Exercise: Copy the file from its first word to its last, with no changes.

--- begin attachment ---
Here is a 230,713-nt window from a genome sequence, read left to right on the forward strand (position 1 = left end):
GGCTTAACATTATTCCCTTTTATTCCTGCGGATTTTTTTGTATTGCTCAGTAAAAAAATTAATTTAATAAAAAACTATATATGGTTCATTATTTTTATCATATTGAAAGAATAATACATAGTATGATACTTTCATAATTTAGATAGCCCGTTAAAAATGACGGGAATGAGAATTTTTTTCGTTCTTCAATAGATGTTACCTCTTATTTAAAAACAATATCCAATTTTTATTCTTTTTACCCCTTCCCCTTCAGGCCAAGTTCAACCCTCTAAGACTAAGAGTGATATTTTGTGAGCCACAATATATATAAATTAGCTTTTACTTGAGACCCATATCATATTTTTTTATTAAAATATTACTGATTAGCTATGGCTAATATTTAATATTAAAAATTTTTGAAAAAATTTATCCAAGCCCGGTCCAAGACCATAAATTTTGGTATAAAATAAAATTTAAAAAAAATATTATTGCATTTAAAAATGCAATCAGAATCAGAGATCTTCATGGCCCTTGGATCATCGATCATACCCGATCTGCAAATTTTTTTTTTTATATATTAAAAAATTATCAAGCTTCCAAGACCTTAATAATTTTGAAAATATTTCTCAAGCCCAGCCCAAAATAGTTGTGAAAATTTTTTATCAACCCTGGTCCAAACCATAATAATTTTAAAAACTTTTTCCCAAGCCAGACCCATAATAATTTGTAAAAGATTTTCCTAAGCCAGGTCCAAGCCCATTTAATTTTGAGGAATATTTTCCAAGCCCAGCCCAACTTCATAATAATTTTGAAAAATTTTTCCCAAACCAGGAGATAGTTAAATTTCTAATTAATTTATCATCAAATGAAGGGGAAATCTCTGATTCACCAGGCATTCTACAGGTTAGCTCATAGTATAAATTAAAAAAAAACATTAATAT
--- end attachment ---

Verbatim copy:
Here is a 230,713-nt window from a genome sequence, read left to right on the forward strand (position 1 = left end):
GGCTTAACATTATTCCCTTTTATTCCTGCGGATTTTTTTGTATTGCTCAGTAAAAAAATTAATTTAATAAAAAACTATATATGGTTCATTATTTTTATCATATTGAAAGAATAATACATAGTATGATACTTTCATAATTTAGATAGCCCGTTAAAAATGACGGGAATGAGAATTTTTTTCGTTCTTCAATAGATGTTACCTCTTATTTAAAAACAATATCCAATTTTTATTCTTTTTACCCCTTCCCCTTCAGGCCAAGTTCAACCCTCTAAGACTAAGAGTGATATTTTGTGAGCCACAATATATATAAATTAGCTTTTACTTGAGACCCATATCATATTTTTTTATTAAAATATTACTGATTAGCTATGGCTAATATTTAATATTAAAAATTTTTGAAAAAATTTATCCAAGCCCGGTCCAAGACCATAAATTTTGGTATAAAATAAAATTTAAAAAAAATATTATTGCATTTAAAAATGCAATCAGAATCAGAGATCTTCATGGCCCTTGGATCATCGATCATACCCGATCTGCAAATTTTTTTTTTTATATATTAAAAAATTATCAAGCTTCCAAGACCTTAATAATTTTGAAAATATTTCTCAAGCCCAGCCCAAAATAGTTGTGAAAATTTTTTATCAACCCTGGTCCAAACCATAATAATTTTAAAAACTTTTTCCCAAGCCAGACCCATAATAATTTGTAAAAGATTTTCCTAAGCCAGGTCCAAGCCCATTTAATTTTGAGGAATATTTTCCAAGCCCAGCCCAACTTCATAATAATTTTGAAAAATTTTTCCCAAACCAGGAGATAGTTAAATTTCTAATTAATTTATCATCAAATGAAGGGGAAATCTCTGATTCACCAGGCATTCTACAGGTTAGCTCATAGTATAAATTAAAAAAAAACATTAATAT